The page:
Thursday, October 15, 2009

A tour of the Roberstport hospital

Last week, Ansu -- a security guard at Nana's Lodge next door -- stepped on a massive nail covered in rust while brushing the area around the road. Incidentally, the request to brush was issued directly by the President herself when she visited last weekend, as apparently the encroaching bush was a bit unsightly. This, of course, has nothing to do with why Ansu stepped on the nail.

A resident missionary nurse, acting nanny for the On Surfari peeps' small children, immediately prescribed a tetanus shot and asked if I'd like to accompany her on a short visit to tour St. Timothy's, the hospital up the hill. She and her husband, over a period of years, have filled and shipped a container of medical supplies to distribute to at-need locations around Liberia -- quite a feat, when you think about it -- and she was interested in seeing if St. Timothy's qualified as being in-need.

When we arrived at the hospital on the hill, up an appalling dirt road that made me grateful I wasn't in an ambulance, we were greeted by the hospital administrators and shown around.

Now, it goes without saying that the St. Timothy's Hospital in Robertsport is not a place I ever, under even the best of circumstances, want to visit as a patient. But there was little crowding, clean conditions, clearly posted information and -- although it was a Sunday -- medical staff were visibly in attendance. Things could have been much, much worse.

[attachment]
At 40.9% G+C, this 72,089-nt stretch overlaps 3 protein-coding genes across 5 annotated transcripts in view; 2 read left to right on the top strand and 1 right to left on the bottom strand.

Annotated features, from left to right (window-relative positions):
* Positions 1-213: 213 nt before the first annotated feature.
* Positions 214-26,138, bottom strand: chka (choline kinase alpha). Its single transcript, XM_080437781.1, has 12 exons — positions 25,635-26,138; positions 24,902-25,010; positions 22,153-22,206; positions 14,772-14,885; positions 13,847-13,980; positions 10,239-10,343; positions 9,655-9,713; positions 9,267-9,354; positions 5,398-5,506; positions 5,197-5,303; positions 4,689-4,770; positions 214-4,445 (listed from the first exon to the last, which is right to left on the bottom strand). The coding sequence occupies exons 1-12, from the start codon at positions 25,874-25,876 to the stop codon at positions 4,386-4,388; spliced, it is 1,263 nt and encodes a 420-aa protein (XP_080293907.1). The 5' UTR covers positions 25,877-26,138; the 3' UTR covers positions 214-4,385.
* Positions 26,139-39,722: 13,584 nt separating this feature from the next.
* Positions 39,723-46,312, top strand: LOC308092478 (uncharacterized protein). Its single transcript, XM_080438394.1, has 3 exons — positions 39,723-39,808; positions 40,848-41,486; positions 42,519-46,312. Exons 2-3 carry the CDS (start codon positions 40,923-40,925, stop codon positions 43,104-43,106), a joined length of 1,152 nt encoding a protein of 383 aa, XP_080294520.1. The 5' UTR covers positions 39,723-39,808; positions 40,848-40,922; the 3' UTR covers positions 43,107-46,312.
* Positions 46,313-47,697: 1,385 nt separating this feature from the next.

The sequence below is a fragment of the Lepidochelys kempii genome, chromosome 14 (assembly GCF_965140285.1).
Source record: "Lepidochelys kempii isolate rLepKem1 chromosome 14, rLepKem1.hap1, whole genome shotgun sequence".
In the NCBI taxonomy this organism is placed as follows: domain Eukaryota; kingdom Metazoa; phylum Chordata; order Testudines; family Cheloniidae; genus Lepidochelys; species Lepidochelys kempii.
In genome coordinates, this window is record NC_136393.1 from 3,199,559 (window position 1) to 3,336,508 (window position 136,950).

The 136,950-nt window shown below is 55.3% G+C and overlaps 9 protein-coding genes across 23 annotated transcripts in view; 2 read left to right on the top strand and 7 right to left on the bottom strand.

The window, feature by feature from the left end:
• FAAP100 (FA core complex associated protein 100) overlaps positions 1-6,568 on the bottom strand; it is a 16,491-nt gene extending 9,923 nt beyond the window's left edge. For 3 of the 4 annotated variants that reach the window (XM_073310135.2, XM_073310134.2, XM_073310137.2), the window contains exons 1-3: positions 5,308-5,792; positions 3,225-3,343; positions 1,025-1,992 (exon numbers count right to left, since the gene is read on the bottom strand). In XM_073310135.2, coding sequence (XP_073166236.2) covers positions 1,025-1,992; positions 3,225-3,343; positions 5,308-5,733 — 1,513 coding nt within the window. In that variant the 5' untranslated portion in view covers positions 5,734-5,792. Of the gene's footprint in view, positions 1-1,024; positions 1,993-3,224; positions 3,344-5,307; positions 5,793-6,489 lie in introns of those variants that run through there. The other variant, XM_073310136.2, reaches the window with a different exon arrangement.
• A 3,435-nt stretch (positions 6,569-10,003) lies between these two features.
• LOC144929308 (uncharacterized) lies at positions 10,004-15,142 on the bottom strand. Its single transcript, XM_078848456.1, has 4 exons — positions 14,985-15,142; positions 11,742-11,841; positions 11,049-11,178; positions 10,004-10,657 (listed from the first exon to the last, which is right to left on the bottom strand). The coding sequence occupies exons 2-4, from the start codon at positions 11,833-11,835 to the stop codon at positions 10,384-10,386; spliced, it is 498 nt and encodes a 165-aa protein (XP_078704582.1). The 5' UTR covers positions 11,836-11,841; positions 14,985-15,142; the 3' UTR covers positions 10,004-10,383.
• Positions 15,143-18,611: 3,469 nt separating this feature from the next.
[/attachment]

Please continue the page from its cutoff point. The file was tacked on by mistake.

What struck me most about the visit was the maternity ward. As I've mentioned elsewhere, Liberia has one of the highest maternal mortality rates in the world. If you're a Liberian woman, getting pregnant is one of the most dangerous things you can do. At St. Timothy's, when the missionary nurse asked what the OB/GYN needed, she immediately starting listing things like bedding -- simple sheets and blankets -- and delivery kits, as the hospital only has one. "When it gets busy here," she said shaking her head, "we only have one to sterilize and share between four or five women."

I'll go back and visit the hospital when I have some time on my hands and talk more to the OB/GYN about what we can do to improve their capacity. In the meantime, if anyone wants to send donations for me to buy things here, let me know. I'll do it and post back here on its impact.

1 comment:

  1. I saw a documentary on Doctors Without Borders. I was shocked because the bulk of their work is in OB/GYN care and deliveries and not war trauma. There is a huge need. It will be interesting to learn more about what happens in Liberia.

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